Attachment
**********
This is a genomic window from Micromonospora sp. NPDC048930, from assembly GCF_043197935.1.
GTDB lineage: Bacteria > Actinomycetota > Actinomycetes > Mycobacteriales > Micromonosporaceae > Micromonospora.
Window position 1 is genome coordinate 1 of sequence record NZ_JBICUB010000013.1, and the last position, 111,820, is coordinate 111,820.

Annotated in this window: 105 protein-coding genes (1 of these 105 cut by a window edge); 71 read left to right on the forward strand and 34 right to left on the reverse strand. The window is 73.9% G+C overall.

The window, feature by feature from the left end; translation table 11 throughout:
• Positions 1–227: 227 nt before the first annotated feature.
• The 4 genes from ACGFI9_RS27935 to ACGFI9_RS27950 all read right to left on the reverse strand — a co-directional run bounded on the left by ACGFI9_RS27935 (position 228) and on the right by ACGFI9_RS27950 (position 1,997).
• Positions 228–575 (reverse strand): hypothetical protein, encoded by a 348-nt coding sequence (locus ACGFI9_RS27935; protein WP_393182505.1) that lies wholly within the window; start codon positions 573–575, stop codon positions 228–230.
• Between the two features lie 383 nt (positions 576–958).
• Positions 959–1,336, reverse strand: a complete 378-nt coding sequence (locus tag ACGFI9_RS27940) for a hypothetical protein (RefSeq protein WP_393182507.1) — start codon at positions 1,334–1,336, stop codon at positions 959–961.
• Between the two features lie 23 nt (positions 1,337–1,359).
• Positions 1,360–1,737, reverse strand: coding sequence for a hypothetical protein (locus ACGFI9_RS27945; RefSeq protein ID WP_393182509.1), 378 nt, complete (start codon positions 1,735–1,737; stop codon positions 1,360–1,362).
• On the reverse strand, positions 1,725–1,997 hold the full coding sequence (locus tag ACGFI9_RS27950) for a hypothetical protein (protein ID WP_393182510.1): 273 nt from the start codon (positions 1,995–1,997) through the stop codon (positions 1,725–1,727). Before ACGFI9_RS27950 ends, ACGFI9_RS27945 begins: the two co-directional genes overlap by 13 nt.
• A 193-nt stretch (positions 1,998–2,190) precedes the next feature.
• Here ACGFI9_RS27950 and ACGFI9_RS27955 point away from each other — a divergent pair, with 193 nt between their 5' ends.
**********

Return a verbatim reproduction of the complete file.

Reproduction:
This is a genomic window from Micromonospora sp. NPDC048930, from assembly GCF_043197935.1.
GTDB lineage: Bacteria > Actinomycetota > Actinomycetes > Mycobacteriales > Micromonosporaceae > Micromonospora.
Window position 1 is genome coordinate 1 of sequence record NZ_JBICUB010000013.1, and the last position, 111,820, is coordinate 111,820.

Annotated in this window: 105 protein-coding genes (1 of these 105 cut by a window edge); 71 read left to right on the forward strand and 34 right to left on the reverse strand. The window is 73.9% G+C overall.

The window, feature by feature from the left end; translation table 11 throughout:
• Positions 1–227: 227 nt before the first annotated feature.
• The 4 genes from ACGFI9_RS27935 to ACGFI9_RS27950 all read right to left on the reverse strand — a co-directional run bounded on the left by ACGFI9_RS27935 (position 228) and on the right by ACGFI9_RS27950 (position 1,997).
• Positions 228–575 (reverse strand): hypothetical protein, encoded by a 348-nt coding sequence (locus ACGFI9_RS27935; protein WP_393182505.1) that lies wholly within the window; start codon positions 573–575, stop codon positions 228–230.
• Between the two features lie 383 nt (positions 576–958).
• Positions 959–1,336, reverse strand: a complete 378-nt coding sequence (locus tag ACGFI9_RS27940) for a hypothetical protein (RefSeq protein WP_393182507.1) — start codon at positions 1,334–1,336, stop codon at positions 959–961.
• Between the two features lie 23 nt (positions 1,337–1,359).
• Positions 1,360–1,737, reverse strand: coding sequence for a hypothetical protein (locus ACGFI9_RS27945; RefSeq protein ID WP_393182509.1), 378 nt, complete (start codon positions 1,735–1,737; stop codon positions 1,360–1,362).
• On the reverse strand, positions 1,725–1,997 hold the full coding sequence (locus tag ACGFI9_RS27950) for a hypothetical protein (protein ID WP_393182510.1): 273 nt from the start codon (positions 1,995–1,997) through the stop codon (positions 1,725–1,727). Before ACGFI9_RS27950 ends, ACGFI9_RS27945 begins: the two co-directional genes overlap by 13 nt.
• A 193-nt stretch (positions 1,998–2,190) precedes the next feature.
• Here ACGFI9_RS27950 and ACGFI9_RS27955 point away from each other — a divergent pair, with 193 nt between their 5' ends.